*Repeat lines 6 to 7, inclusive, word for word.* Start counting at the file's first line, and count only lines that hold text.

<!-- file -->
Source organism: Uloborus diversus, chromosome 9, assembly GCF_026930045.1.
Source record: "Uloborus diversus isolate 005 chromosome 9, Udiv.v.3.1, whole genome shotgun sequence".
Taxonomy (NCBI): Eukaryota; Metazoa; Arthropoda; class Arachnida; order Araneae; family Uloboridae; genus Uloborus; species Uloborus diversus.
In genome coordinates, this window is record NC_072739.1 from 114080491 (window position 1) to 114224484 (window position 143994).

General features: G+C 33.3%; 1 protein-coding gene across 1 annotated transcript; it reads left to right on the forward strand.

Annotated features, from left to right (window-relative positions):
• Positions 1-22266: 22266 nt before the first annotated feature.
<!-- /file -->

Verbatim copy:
Annotated features, from left to right (window-relative positions):
• Positions 1-22266: 22266 nt before the first annotated feature.